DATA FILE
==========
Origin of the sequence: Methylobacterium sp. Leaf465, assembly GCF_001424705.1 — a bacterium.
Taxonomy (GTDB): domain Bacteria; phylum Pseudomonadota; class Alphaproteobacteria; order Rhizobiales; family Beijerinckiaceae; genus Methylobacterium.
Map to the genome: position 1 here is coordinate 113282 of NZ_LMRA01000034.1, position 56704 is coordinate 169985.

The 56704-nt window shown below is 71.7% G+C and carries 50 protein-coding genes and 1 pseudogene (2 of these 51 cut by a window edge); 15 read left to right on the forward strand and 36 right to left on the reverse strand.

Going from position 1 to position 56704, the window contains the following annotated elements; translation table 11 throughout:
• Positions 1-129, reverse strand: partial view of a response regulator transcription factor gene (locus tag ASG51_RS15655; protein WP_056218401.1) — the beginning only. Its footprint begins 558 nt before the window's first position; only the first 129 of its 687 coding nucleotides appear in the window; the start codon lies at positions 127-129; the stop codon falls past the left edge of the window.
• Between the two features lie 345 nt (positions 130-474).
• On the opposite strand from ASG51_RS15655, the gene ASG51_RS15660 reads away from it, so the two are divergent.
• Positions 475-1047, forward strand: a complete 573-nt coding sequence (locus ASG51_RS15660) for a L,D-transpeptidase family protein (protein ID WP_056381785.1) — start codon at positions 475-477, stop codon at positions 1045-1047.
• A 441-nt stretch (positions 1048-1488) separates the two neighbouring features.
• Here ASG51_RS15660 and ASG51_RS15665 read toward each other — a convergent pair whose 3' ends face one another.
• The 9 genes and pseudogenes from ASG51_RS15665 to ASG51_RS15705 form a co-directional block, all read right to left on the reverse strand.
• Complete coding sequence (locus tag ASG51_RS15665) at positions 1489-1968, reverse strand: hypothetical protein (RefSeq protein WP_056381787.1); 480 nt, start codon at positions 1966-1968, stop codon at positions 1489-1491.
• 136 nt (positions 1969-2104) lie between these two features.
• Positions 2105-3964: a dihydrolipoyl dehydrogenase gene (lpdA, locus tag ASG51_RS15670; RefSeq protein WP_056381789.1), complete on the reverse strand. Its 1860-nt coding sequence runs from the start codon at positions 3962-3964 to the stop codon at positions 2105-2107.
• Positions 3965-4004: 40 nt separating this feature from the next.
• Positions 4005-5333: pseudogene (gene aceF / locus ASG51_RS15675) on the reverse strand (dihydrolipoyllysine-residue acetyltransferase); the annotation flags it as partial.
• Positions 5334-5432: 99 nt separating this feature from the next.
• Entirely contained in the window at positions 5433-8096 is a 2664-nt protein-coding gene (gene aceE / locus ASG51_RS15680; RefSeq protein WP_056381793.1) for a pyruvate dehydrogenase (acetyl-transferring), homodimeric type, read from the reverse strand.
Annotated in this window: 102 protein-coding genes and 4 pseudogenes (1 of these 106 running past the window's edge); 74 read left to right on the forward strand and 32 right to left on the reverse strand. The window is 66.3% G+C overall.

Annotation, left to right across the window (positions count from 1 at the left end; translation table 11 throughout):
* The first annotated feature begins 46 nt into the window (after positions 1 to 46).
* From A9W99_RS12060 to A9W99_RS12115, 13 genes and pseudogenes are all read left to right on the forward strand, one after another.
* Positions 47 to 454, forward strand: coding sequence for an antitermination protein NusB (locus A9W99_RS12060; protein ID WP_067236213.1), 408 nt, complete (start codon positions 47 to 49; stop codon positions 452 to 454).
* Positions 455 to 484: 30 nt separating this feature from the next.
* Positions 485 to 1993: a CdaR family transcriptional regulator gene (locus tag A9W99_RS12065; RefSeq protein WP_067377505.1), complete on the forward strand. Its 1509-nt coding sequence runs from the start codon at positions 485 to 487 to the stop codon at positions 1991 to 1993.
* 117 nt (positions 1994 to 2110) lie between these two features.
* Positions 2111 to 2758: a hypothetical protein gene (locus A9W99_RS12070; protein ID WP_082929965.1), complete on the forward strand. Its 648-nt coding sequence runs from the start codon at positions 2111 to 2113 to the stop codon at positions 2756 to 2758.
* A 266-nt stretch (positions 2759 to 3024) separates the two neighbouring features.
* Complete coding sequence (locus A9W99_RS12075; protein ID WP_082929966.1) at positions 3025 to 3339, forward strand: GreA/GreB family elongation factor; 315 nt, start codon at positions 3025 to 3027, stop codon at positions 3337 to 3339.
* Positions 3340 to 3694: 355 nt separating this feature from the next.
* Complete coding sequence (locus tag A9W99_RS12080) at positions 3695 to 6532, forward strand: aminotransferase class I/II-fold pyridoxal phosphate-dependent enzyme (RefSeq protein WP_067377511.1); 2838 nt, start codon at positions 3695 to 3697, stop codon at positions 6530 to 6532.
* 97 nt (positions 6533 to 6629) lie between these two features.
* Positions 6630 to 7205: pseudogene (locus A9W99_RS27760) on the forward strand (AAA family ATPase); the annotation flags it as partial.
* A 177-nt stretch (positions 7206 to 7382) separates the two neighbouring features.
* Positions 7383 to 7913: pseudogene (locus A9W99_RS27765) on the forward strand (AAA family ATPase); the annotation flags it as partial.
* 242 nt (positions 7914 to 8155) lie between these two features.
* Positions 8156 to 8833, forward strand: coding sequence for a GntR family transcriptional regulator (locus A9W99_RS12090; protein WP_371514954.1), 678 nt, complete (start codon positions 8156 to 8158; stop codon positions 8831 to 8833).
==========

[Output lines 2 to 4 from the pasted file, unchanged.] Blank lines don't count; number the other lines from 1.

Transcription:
Taxonomy (GTDB): domain Bacteria; phylum Pseudomonadota; class Alphaproteobacteria; order Rhizobiales; family Beijerinckiaceae; genus Methylobacterium.
Map to the genome: position 1 here is coordinate 113282 of NZ_LMRA01000034.1, position 56704 is coordinate 169985.

The 56704-nt window shown below is 71.7% G+C and carries 50 protein-coding genes and 1 pseudogene (2 of these 51 cut by a window edge); 15 read left to right on the forward strand and 36 right to left on the reverse strand.